5. X. Chu , T. Hambye , T. Scarna , M.H.G. Tytgat , What if dark matter gamma-ray lines come with gluon lines? Phys. Rev. D 86 , 083521 ( 2012 ). arXiv: 1206 .2279 [hep-ph]
6. Y. Mambrini , G. Arcadi , A. Djouadi , The LHC diphoton resonance and dark matter . Phys. Lett. B755 , 426 - 432 ( 2016 ). arXiv: 1512 .04913 [hep-ph]
7. M. Backovic , A. Mariotti , D. Redigolo , Di-photon excess illuminates dark matter . JHEP 03 , 157 ( 2016 ). arXiv: 1512 .04917 [hepph]
8. F. D'Eramo , J. de Vries, P. Panci , A 750 GeV portal: LHC phenomenology and dark matter candidates . JHEP 05 , 089 ( 2016 ). arXiv: 1601 .01571 [hep-ph]
9. J. Goodman , M. Ibe , A. Rajaraman , W. Shepherd , T.M.P. Tait , H. -B. Yu , Constraints on dark matter from colliders . Phys. Rev. D 82 , 116010 ( 2010 ). arXiv: 1008 .1783 [hep-ph]
10. P.J. Fox , R. Harnik , J. Kopp , Y. Tsai , Missing energy signatures of dark matter at the LHC . Phys. Rev. D 85 , 056011 ( 2012 ). arXiv: 1109 .4398 [hep-ph]
11. G. Atlas, Aad et al., Search for new phenomena in final states with an energetic jet and large missing transverse momentum in pp collisions at √s =8 TeV with the ATLAS detector . Eur. Phys. J. C 75 ( 7 ), 299 ( 2015 ). arXiv: 1502 .01518 [hep-ex] (erratum . Eur. Phys. J. C 75 ( 9 ), 408 ( 2015 )
12. CMS , V. Khachatryan et al., Search for dark matter, extra dimensions, and unparticles in monojet events in proton-proton collisions at √s = 8 TeV . Eur. Phys. J. C 75 ( 5 ), 235 ( 2015 ). arXiv: 1408 .3583 [hep-ex]
13. G. Arcadi, Y. Mambrini , F. Richard , Z- portal dark matter . JCAP 1503 , 018 ( 2015 ). arXiv: 1411 .2985 [hep-ph]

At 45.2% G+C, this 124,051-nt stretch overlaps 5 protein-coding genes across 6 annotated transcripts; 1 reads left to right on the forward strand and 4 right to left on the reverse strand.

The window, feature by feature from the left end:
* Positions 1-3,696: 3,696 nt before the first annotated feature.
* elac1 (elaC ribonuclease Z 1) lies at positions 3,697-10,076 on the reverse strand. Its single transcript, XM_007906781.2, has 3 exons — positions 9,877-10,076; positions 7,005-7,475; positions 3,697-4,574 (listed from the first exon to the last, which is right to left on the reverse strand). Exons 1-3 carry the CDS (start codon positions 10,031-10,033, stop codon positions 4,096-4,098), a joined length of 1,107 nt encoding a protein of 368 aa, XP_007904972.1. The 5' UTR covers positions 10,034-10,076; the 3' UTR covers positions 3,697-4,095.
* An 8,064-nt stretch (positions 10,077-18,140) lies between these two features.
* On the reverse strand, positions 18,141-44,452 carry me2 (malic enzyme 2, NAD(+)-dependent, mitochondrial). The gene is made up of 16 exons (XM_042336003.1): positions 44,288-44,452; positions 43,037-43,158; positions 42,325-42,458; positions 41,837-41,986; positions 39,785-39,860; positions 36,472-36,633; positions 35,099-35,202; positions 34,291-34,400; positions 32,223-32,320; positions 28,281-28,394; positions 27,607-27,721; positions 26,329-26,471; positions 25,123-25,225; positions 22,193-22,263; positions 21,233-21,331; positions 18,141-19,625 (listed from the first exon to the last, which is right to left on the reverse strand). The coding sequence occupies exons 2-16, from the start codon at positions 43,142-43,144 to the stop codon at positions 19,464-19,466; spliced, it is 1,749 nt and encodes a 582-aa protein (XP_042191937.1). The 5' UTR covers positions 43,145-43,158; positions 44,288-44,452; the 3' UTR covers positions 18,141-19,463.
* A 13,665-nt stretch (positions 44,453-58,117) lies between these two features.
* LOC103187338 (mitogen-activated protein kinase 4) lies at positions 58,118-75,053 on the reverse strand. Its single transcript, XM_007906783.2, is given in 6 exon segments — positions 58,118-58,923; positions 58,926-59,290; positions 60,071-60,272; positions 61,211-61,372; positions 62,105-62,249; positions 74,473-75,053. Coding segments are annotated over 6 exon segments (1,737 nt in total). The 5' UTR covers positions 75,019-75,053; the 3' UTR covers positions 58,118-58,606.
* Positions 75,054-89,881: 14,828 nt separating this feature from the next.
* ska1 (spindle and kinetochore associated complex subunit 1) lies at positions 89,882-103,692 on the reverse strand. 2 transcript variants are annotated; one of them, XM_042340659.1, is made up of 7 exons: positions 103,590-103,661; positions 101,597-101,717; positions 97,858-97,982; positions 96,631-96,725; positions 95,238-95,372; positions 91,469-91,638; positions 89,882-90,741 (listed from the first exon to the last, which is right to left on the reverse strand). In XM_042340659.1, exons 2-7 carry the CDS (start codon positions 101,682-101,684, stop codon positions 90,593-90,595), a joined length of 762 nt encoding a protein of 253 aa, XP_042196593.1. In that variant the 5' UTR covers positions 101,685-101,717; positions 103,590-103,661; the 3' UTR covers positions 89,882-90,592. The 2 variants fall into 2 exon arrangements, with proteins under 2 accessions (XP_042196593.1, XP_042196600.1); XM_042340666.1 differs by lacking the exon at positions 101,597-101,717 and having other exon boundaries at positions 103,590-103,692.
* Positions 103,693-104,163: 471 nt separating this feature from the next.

14. R.C. Cotta , J.L. Hewett , M.P. Le , T.G. Rizzo, Bounds on dark matter interactions with electroweak gauge bosons . Phys. Rev. D 88 , 116009 ( 2013 ). arXiv: 1210 .0525 [hep-ph]
15. A. De Simone , G.F. Giudice , A. Strumia , Benchmarks for dark matter searches at the LHC . JHEP 06 , 081 ( 2014 ). arXiv: 1402 .6287 [hep-ph]
16. O. Lebedev , H.M. Lee , Y. Mambrini , Vector Higgs-portal dark matter and the invisible Higgs . Phys. Lett. B707 , 570 - 576 ( 2012 ). arXiv: 1111 .4482 [hep-ph]
17. A. Djouadi , O. Lebedev , Y. Mambrini , J. Quevillon , Implications of LHC searches for Higgs-portal dark matter . Phys. Lett. B709 , 65 - 69 ( 2012 ). arXiv: 1112 .3299 [hep-ph]
18. A. Djouadi , A. Falkowski , Y. Mambrini , J. Quevillon , Direct detection of Higgs-portal dark matter at the LHC . Eur. Phys. J. C73(6) , 2455 ( 2013 ). arXiv: 1205 .3169 [hep-ph]
19. L. Lopez-Honorez , T. Schwetz , J. Zupan , Higgs portal, fermionic dark matter, and a standard model like Higgs at 125 GeV . Phys. Lett. B716 , 179 - 185 ( 2012 ). arXiv:1203 . 2064 [hep-ph]
20. A. Beniwal , F. Rajec , C. Savage , P. Scott , C. Weniger , M. White , A.G. Williams , Combined analysis of effective Higgs portal dark matter models . Phys. Rev. D93(11) , 115016 ( 2016 ). arXiv: 1512 .06458 [hep-ph]
21. T. Cohen, J. Kearney , A. Pierce , D. Tucker-Smith , Singlet-doublet dark matter . Phys. Rev. D 85 , 075003 ( 2012 ). arXiv: 1109 .2604 [hep-ph]
22. L. Calibbi , A. Mariotti , P. Tziveloglou , Singlet-doublet model: dark matter searches and LHC constraints . JHEP 10 , 116 ( 2015 ). arXiv: 1505 .03867 [hep-ph]